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    DNA methylation functions as a repressive epigenetic mark that can be reversed by the Ten-eleven translocation (TET) family of DNA dioxygenases that sequentially oxidize 5-methylcytosine into 5-hydroxymethylcytosine (5hmC), 5-formylcytosine (5fC), and 5-carboxylcytosine (5caC). Both 5fC and 5caC can be excised by DNA base-excision repair factors leading to unmodified cytosines. TET enzymes were recently implicated as potential risk factors for inflammatory bowel disease (IBD), but the contribution of TET-mediated DNA oxidation to intestinal homeostasis and response to environmental stressors are unknown. Here, we show prominent roles of TET3 in regulating mouse intestinal epithelial differentiation and response to luminal stressors. Compared with wild-type littermates, mice with intestinal epithelial cell-specific ablation of Tet3 (Tet3ΔIEC) demonstrated a decreased transcriptome involved in innate immune response, Paneth cell differentiation, and epithelial regeneration. Tet3IEC mice exhibited an elevated susceptibility to enteric pathogen infection that is correlated with a decreased epithelial 5hmC abundance. Infection of human enterocytes or mice with the pathogenic bacteria acutely increased 5hmC abundance. Genome-wide 5hmC profiling revealed a shift of genomic enrichment of 5hmC toward genes involved in activating Notch, Wnt, and autophagy pathways. Furthermore, chemical stressor dextran sulfate sodium (DSS) represses epithelial 5hmC abundance in a temporal fashion, and Tet3IEC mice exhibited increased susceptibility to DSS experimental colitis with reduced regenerative capacity. TET3 is a critical regulator of gut epithelial DNA methylome and transcriptome, especially in response to luminal stressors, for the maintenance of tissue homeostasis.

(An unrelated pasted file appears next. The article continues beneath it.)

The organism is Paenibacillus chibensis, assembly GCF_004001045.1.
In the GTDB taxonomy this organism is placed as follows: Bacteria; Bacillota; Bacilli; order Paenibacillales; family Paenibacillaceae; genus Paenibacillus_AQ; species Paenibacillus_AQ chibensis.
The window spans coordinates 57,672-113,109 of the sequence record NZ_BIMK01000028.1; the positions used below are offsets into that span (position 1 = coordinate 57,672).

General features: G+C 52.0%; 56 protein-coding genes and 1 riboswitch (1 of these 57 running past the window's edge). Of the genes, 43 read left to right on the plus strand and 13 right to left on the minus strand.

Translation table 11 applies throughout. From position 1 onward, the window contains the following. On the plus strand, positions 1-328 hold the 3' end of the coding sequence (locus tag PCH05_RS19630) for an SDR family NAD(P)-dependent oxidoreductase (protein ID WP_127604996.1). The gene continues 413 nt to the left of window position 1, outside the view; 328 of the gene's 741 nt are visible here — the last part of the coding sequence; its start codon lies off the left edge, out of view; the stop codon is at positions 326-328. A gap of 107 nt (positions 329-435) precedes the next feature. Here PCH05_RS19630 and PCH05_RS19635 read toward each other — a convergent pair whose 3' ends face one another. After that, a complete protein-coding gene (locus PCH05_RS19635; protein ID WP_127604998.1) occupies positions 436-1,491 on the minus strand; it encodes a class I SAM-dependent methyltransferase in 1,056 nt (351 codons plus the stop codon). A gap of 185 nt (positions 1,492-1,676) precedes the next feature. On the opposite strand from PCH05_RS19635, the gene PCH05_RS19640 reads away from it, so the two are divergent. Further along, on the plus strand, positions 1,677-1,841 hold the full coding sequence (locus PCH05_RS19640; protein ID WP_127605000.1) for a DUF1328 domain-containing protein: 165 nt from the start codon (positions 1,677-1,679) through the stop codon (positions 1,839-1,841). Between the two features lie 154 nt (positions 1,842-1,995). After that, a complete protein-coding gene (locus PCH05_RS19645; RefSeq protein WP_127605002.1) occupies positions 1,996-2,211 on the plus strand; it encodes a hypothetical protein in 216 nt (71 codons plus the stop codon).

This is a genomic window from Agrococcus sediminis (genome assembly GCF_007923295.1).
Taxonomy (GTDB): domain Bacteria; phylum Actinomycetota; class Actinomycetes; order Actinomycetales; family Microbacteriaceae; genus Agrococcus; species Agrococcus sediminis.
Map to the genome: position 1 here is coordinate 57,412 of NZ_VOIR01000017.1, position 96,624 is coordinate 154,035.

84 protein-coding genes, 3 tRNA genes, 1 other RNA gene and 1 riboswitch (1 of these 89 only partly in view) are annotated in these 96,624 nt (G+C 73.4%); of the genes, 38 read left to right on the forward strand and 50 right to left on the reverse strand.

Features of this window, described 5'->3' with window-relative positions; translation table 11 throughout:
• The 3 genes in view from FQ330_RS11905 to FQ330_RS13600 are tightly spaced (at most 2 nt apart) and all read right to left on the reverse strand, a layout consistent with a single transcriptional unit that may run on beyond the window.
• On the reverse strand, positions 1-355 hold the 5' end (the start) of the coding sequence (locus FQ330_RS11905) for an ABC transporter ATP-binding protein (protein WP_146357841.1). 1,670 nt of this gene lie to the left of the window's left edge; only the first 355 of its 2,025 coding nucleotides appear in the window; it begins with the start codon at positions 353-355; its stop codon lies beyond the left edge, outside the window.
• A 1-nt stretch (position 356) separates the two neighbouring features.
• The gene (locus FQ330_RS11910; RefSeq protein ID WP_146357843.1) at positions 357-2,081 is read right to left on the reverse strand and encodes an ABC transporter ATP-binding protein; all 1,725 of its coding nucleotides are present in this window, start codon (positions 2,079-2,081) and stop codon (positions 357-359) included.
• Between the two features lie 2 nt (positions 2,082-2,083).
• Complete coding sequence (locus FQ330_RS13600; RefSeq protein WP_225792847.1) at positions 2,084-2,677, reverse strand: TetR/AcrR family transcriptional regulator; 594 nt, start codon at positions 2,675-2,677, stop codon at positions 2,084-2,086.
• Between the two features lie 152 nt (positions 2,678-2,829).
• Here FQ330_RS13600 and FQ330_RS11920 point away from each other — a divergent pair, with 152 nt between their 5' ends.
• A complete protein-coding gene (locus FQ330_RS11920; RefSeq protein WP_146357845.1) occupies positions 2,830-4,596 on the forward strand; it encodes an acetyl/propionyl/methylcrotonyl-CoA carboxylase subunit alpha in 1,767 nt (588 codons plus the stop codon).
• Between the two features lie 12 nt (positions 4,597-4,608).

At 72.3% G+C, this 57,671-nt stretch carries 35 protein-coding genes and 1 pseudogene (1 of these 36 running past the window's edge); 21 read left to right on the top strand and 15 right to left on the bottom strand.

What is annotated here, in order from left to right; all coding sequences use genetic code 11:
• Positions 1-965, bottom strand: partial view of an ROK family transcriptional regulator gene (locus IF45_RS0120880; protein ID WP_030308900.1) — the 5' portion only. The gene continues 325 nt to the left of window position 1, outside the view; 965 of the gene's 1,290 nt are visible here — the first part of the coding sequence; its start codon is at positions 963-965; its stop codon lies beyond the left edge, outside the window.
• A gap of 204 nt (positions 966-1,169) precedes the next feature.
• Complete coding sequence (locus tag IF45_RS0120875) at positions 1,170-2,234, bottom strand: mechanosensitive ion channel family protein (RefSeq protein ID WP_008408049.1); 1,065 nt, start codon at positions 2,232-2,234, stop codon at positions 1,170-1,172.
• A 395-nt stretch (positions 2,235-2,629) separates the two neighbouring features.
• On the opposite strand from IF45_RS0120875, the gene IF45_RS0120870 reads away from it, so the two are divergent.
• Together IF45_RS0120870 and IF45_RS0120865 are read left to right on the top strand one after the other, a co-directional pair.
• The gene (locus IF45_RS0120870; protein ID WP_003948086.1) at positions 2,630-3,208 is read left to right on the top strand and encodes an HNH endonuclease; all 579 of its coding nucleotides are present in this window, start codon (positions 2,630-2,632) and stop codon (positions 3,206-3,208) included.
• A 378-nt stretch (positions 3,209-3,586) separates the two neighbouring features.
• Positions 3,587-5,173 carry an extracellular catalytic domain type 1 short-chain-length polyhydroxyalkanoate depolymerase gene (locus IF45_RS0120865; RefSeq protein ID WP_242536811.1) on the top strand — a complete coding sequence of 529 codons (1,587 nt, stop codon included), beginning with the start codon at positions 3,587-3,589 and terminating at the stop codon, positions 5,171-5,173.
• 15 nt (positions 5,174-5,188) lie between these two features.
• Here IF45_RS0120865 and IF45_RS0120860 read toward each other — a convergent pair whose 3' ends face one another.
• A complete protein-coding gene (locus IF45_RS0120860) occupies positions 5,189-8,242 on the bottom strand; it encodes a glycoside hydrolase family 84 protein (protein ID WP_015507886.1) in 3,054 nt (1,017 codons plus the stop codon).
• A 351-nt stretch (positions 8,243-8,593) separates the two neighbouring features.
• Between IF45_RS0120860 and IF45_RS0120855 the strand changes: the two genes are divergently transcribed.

Edward A Gonzalez, Yue Liu, Dahui Wang, Maciej Jeziorek, Sheila Bandyopadhyay, Anjana Rao, Nan Gao, Jean-Pierre Etchegaray. TET3-mediated DNA oxidation is essential for intestinal epithelial cell response to stressors. Proceedings of the National Academy of Sciences of the United States of America. 2023 Sep 12;120(37):e2221405120

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    PMID: 37669386

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